Written by Russ Brownback, a devoted member of the Cazenovia Ski Club.
Cazenovia is renowned for its many unique assets. Indeed, Lorenzo, Cazenovia Lake, Chittenango Creek and Falls, and the ubiquitous historic architecture are easily identifiable treasures that make our community stand out among other small towns that dot the maps of the Northeastern United States. Yet one such unique attraction is all too often absent from the high-visibility list of local resources, the Cazenovia Ski Club.
On roughly 100 acres of incredibly diverse terrain, from heart-stopping “steeps,” to powder-laden glades, to groomed cruisers, and to gentle beginner trails. Though there is varied enough terrain for all abilities, it is widely accepted that “if you can ski all of the terrain at Caz, you can ski anywhere in the world.”
The property’s location allows it to harness Mother Nature’s winter goodness to its fullest potential. Prevailing northwesterly winds collect the accumulated snow from the meadows of Ridge Road and distribute it generously across the club’s terrain. An unofficial rule of thumb among members is that if you want to know how much new snow there is to ski on, simply take the amount of snow in the village and double it.
The ski area is steeped in Cazenovia tradition. The woodsy slopes were first cleared for skiing in the 1930s by a group of hearty local residents who were keen to participate in the alpine craze that was sweeping the nation on the heels of the 1932 Lake Placid Olympics. The early enthusiasts ascended the rugged slopes by virtue of a portable rope tow, powered by an old Ford Model-A motor. Ultimately, these pioneers purchased the property and incorporated as the Cazenovia Ski Club in 1941.
Over the ensuing decades the ski club developed a deeply rooted culture, defined by participants who share a passion for Central New York’s winters and a strong desire for local adventures with family and friends. But the club’s culture transcends the singular enjoyment of winter athleticism. Indeed, most participants are folks who place a large emphasis on trust and cooperation, both on the hill and in life.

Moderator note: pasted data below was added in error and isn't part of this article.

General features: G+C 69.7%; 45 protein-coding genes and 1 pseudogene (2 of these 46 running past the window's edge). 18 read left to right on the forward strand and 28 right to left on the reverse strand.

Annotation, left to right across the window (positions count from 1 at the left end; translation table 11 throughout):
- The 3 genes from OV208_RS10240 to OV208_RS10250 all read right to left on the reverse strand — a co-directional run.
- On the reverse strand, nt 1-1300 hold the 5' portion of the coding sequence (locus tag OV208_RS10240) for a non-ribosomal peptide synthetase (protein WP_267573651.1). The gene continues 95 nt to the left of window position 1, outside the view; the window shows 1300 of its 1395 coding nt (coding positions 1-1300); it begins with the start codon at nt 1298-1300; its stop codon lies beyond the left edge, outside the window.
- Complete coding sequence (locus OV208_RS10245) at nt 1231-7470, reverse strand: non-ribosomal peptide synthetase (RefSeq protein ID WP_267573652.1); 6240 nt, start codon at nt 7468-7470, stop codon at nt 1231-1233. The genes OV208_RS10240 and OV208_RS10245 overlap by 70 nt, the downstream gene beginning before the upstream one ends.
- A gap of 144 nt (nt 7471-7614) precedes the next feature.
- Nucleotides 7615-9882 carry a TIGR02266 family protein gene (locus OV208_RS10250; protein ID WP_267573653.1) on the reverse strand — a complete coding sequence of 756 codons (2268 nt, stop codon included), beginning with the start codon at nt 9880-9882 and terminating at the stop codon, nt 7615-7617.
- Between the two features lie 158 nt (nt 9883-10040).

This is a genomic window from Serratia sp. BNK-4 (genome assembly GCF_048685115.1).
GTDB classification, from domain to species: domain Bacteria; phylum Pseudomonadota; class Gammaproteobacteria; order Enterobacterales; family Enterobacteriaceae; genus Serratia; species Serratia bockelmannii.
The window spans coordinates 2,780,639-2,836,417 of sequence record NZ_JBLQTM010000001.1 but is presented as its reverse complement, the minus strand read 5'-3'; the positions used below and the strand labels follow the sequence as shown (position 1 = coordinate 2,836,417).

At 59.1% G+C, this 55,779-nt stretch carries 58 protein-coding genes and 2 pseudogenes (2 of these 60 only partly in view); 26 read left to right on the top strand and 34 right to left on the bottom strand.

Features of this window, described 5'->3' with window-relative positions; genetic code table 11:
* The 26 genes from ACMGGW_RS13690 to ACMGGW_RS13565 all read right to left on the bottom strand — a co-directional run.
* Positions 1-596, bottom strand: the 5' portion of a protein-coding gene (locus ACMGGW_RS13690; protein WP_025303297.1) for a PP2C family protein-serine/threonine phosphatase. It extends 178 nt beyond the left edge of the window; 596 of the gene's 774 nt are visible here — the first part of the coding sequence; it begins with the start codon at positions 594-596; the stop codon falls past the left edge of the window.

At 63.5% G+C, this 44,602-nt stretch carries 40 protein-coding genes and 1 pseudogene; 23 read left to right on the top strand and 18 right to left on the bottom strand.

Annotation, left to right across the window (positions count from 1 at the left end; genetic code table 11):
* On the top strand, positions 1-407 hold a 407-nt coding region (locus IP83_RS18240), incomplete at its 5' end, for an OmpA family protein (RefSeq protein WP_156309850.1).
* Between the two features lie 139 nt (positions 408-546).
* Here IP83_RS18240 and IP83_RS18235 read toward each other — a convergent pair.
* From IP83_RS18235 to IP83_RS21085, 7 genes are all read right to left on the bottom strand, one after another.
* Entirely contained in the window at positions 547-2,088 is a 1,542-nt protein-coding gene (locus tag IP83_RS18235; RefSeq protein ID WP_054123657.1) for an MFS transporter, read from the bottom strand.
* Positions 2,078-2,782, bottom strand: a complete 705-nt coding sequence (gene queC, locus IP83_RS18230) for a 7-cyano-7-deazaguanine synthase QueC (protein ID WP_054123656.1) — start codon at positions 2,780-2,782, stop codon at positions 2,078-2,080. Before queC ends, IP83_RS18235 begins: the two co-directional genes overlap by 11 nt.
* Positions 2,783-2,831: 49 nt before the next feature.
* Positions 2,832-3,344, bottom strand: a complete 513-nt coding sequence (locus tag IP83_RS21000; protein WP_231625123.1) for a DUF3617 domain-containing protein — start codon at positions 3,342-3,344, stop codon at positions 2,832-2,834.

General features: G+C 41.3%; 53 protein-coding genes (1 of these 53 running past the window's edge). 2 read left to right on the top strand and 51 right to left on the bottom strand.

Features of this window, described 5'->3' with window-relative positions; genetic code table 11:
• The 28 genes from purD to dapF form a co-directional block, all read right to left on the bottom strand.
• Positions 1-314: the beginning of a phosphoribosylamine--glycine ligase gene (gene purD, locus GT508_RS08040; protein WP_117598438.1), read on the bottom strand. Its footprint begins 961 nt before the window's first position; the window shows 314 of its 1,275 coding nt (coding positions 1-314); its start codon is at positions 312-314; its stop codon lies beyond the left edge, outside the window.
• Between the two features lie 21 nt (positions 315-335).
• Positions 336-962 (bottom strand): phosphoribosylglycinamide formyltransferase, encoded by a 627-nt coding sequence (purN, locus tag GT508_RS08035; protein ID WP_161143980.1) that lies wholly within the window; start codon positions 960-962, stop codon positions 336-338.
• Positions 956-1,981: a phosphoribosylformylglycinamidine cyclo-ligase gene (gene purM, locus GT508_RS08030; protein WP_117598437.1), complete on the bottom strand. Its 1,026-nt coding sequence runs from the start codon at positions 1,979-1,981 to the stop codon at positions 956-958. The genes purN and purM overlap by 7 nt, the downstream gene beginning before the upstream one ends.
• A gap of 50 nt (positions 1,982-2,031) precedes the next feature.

“This is a character-building club as much as anything, and is one of the few remaining ski clubs of its kind,” said long-time member and current board seat holder Scott Falso.
The entire ski area’s operations are handled by club members themselves, from lift maintenance, to ski patrol, to trail grooming, as well as year-round social events. Even the snow making operation is managed by enthusiastic volunteers who brave frigid temperatures and 2 a.m. shifts to ensure a consistent quantity and quality man-made output.
The Cazenovia Ski Club has had its share of ups and downs over the years. The ski industry’s 1980s rough patch spelled the demise of local ski areas Mystic Mountain and Ironwood Ridge, but though the ski club’s membership dwindled to a small core during those years, it managed to hang on through sheer will of spirit.
Through those ups and downs, reams of ski club lore has accumulated which has been passed down from generation to generation. Many members tell stories of former race team member and eventual Olympic great Vicki Fleckenstein, breaking numerous local records as a young ski racer. Others recall current member Rick Cote as a thirteen-year-old defying his father and accepting a dare to jump Rathbun Road at high speed and land in the briar patch across the road.
The original pioneering spirit, thick tradition, and all of the lore lives on in many third generation families still skiing at the club in 2010; Verbeck, Travis, Grunert, Falso, Utter, Dwyer, Talbot and Lounsbury are but a few names of many local families who have participated in the ski club tradition across multiple generations.
That family lineage is perhaps best exemplified by the club’s long-time president, Jim King. King’s parents, wife and kids, siblings, and nieces and nephews are all current members. His sons load lifts and help maintain the club’s version of a terrain park. His brother Pete is a present board member and participates in the ski patrol effort. And King’s father, Russ, spearheaded a recent fundraising effort to build a new maintenance building.
The Cazenovia Ski Club is a “come-one-come-all” organization. All it takes to belong is a strong sense of adventure and a desire to participate in old-school winter fun. Just stop by the Club on any given winter Sunday and see bands of kids building jumps with garage-sale shovels or creating woods trails through the evergreen groves. See families enjoying picnic lunches on the deck or friends gathered around the woodstove in the rustic wax hut for après ski. As you take it all in, you can’t help but think that today’s version of the Cazenovia Ski Club is exactly what those Depression-era pioneers had in mind.
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